The ancestors of the name Ellton date back to the days of the Anglo-Saxon
tribes of Britain. The name is derived from their residence in the village of Elton, which was in the county of Cheshire.
Early Origins of the Ellton family
The surname Ellton was first found in Cheshire
, at Elton, a village and civil parish which dates back to the Domesday Book
where it was listed as Eltone. CITATION[CLOSE]
Mills, A.D., Dictionary of English Place-Names. Oxford: Oxford University Press, 1991. Print. (ISBN 0-19-869156-4)
There are at least five other villages named Elton scattered throughout Britain but this locale seems to be the oldest. The name has various different origins, but the most prominent meaning is "farmstead where eels are caught." Others include: "farmstead of the princes;" "farmstead of a man called Ella;" and "farmstead associated with a man called AEthel."
Early History of the Ellton family
This web page shows only a small excerpt of our Ellton research.Another 77 words (6 lines of text) covering the years 1618, 1654, 1728, 1722, 1727, 1679, 1742, 1724, 1727, 1727, 1710, 1711, 1719 and 1720 are included under the topic Early Ellton History in all our PDF Extended History products and printed products wherever possible.
Ellton Spelling Variations
Ellton has been spelled many different ways. Before English spelling became standardized over the last few hundred
years, spelling variations
in names were a common occurrence. As the English language changed in the Middle Ages, absorbing pieces of Latin and French, as well as other languages, the spelling of people's names also changed considerably, even over a single lifetime. Many variations of the name Ellton have been found, including Elton, Eltone, Helton, Ellton and others.
Early Notables of the Ellton family (pre 1700)
Notables of this surname at this time include: Ambrose Elton, JP, of The Hazle, Ledbury, High Sheriff
in 1618; Sir Abraham Elton, 1st Baronet
of Bristol (1654-1728), English peer, Mayor of and Member of Parliament for Bristol from 1722 to... Another 41 words (3 lines of text) are included under the topic Early Ellton Notables in all our PDF Extended History products and printed products wherever possible.
Migration of the Ellton family to the New World and Oceana
In an attempt to escape the chaos experienced in England
, many English families boarded overcrowded and diseased ships sailing for the shores of North America and other British colonies. Those families hardy enough, and lucky enough, to make the passage intact were rewarded with land and a social environment less prone to religious and political persecution. Many of these families became important contributors to the young colonies in which they settled. Early immigration and passenger lists have documented some of the first Elltons to arrive on North American shores:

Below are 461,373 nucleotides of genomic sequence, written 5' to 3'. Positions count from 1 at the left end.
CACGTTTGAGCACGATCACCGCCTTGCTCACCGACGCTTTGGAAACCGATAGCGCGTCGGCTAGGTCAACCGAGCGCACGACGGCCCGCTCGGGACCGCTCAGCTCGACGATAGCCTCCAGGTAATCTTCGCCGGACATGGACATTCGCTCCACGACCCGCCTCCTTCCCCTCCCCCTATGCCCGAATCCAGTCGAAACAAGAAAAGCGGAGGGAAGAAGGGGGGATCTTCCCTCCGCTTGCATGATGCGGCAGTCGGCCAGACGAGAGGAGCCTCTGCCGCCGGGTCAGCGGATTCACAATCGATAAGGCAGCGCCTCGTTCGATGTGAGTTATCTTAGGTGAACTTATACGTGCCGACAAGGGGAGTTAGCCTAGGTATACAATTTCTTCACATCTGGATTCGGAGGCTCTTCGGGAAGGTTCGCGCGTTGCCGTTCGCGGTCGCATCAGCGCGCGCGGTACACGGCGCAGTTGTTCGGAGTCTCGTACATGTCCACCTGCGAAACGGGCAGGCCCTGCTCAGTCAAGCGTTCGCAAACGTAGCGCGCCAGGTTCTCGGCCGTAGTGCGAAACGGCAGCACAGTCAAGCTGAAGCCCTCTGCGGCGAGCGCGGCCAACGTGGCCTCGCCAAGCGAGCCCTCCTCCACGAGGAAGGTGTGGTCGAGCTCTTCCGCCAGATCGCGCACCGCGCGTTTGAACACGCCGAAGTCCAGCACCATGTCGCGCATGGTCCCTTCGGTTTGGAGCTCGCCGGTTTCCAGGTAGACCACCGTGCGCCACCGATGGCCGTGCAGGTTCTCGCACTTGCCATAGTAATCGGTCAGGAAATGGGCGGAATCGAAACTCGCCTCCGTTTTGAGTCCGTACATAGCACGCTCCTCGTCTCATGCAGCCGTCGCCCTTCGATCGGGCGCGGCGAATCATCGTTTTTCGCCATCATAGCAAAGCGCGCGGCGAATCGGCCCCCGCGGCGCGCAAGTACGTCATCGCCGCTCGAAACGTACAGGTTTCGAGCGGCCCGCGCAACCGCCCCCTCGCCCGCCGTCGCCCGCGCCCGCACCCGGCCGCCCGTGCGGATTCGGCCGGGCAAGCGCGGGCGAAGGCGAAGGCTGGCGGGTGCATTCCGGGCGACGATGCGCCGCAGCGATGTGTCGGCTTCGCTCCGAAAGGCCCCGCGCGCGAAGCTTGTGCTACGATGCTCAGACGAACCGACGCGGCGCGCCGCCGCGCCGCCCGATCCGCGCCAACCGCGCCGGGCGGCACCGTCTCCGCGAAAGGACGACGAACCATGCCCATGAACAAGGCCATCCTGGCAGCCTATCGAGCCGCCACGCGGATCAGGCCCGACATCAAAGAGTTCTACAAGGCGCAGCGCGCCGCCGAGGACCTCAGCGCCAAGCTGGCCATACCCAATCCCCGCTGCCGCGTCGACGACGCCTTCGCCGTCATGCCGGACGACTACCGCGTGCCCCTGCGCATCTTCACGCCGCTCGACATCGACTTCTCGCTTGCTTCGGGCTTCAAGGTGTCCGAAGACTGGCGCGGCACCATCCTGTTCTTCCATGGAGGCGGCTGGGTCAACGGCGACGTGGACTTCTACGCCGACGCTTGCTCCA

Ellton Settlers in United States in the 17th Century
- James Ellton, who arrived in Maryland in 1662 CITATION[CLOSE]
Filby, P. William, Meyer, Mary K., Passenger and immigration lists index : a guide to published arrival records of about 500,000 passengers who came to the United States and Canada in the seventeenth, eighteenth, and nineteenth centuries. 1982-1985 Cumulated Supplements in Four Volumes Detroit, Mich. : Gale Research Co., 1985, Print (ISBN 0-8103-1795-8)
The Ellton Motto
The motto was originally a war cry or slogan. Mottoes first began to be shown with arms in the 14th and 15th centuries, but were not in general use until the 17th century. Thus the oldest coats of arms generally do not include a motto. Mottoes seldom form part of the grant of arms: Under most heraldic authorities, a motto is an optional component of the coat of arms, and can be added to or changed at will; many families have chosen not to display a motto.
Motto: Artibus et armis
Motto Translation: By arts and arms.
Ellton Family Crest Products
- ^ Mills, A.D., Dictionary of English Place-Names. Oxford: Oxford University Press, 1991. Print. (ISBN 0-19-869156-4)
- ^ Filby, P. William, Meyer, Mary K., Passenger and immigration lists index : a guide to published arrival records of about 500,000 passengers who came to the United States and Canada in the seventeenth, eighteenth, and nineteenth centuries. 1982-1985 Cumulated Supplements in Four Volumes Detroit, Mich. : Gale Research Co., 1985, Print (ISBN 0-8103-1795-8)